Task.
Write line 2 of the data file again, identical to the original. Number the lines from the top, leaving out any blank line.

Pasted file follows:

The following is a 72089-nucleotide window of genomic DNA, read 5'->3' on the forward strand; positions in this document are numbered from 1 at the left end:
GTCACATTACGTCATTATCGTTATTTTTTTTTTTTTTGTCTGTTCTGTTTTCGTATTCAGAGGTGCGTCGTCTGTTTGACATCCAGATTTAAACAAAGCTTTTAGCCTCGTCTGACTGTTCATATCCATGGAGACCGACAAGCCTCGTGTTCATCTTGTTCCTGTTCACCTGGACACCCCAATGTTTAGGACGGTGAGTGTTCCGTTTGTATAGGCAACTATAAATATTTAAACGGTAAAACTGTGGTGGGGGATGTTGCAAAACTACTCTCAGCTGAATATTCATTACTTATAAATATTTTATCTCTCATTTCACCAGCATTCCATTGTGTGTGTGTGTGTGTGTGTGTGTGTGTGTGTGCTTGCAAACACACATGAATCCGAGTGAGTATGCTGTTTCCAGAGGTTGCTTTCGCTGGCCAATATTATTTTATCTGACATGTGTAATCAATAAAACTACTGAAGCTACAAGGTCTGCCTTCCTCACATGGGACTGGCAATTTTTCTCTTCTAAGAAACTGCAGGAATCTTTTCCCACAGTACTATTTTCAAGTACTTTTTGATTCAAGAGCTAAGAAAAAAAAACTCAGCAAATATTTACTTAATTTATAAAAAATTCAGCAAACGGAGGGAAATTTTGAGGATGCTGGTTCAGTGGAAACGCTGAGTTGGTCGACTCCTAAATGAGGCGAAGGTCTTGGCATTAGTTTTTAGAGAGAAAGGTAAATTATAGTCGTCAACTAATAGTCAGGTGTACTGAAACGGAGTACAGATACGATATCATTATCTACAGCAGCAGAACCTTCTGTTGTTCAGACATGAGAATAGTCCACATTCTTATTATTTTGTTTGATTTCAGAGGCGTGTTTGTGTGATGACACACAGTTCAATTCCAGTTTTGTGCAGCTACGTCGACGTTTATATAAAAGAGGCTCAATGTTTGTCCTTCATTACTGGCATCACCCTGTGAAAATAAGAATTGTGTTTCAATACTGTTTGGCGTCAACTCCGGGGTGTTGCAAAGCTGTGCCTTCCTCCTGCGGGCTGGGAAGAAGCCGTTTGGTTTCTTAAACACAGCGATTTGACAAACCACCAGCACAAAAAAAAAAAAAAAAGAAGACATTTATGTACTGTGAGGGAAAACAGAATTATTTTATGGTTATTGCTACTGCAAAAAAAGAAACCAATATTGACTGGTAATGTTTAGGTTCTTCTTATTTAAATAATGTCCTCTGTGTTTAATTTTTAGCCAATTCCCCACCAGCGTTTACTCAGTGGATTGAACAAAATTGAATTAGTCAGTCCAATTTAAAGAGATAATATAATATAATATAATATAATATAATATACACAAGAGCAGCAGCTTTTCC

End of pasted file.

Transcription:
GTCACATTACGTCATTATCGTTATTTTTTTTTTTTTTGTCTGTTCTGTTTTCGTATTCAGAGGTGCGTCGTCTGTTTGACATCCAGATTTAAACAAAGCTTTTAGCCTCGTCTGACTGTTCATATCCATGGAGACCGACAAGCCTCGTGTTCATCTTGTTCCTGTTCACCTGGACACCCCAATGTTTAGGACGGTGAGTGTTCCGTTTGTATAGGCAACTATAAATATTTAAACGGTAAAACTGTGGTGGGGGATGTTGCAAAACTACTCTCAGCTGAATATTCATTACTTATAAATATTTTATCTCTCATTTCACCAGCATTCCATTGTGTGTGTGTGTGTGTGTGTGTGTGTGTGTGTGCTTGCAAACACACATGAATCCGAGTGAGTATGCTGTTTCCAGAGGTTGCTTTCGCTGGCCAATATTATTTTATCTGACATGTGTAATCAATAAAACTACTGAAGCTACAAGGTCTGCCTTCCTCACATGGGACTGGCAATTTTTCTCTTCTAAGAAACTGCAGGAATCTTTTCCCACAGTACTATTTTCAAGTACTTTTTGATTCAAGAGCTAAGAAAAAAAAACTCAGCAAATATTTACTTAATTTATAAAAAATTCAGCAAACGGAGGGAAATTTTGAGGATGCTGGTTCAGTGGAAACGCTGAGTTGGTCGACTCCTAAATGAGGCGAAGGTCTTGGCATTAGTTTTTAGAGAGAAAGGTAAATTATAGTCGTCAACTAATAGTCAGGTGTACTGAAACGGAGTACAGATACGATATCATTATCTACAGCAGCAGAACCTTCTGTTGTTCAGACATGAGAATAGTCCACATTCTTATTATTTTGTTTGATTTCAGAGGCGTGTTTGTGTGATGACACACAGTTCAATTCCAGTTTTGTGCAGCTACGTCGACGTTTATATAAAAGAGGCTCAATGTTTGTCCTTCATTACTGGCATCACCCTGTGAAAATAAGAATTGTGTTTCAATACTGTTTGGCGTCAACTCCGGGGTGTTGCAAAGCTGTGCCTTCCTCCTGCGGGCTGGGAAGAAGCCGTTTGGTTTCTTAAACACAGCGATTTGACAAACCACCAGCACAAAAAAAAAAAAAAAAGAAGACATTTATGTACTGTGAGGGAAAACAGAATTATTTTATGGTTATTGCTACTGCAAAAAAAGAAACCAATATTGACTGGTAATGTTTAGGTTCTTCTTATTTAAATAATGTCCTCTGTGTTTAATTTTTAGCCAATTCCCCACCAGCGTTTACTCAGTGGATTGAACAAAATTGAATTAGTCAGTCCAATTTAAAGAGATAATATAATATAATATAATATAATATAATATACACAAGAGCAGCAGCTTTTCC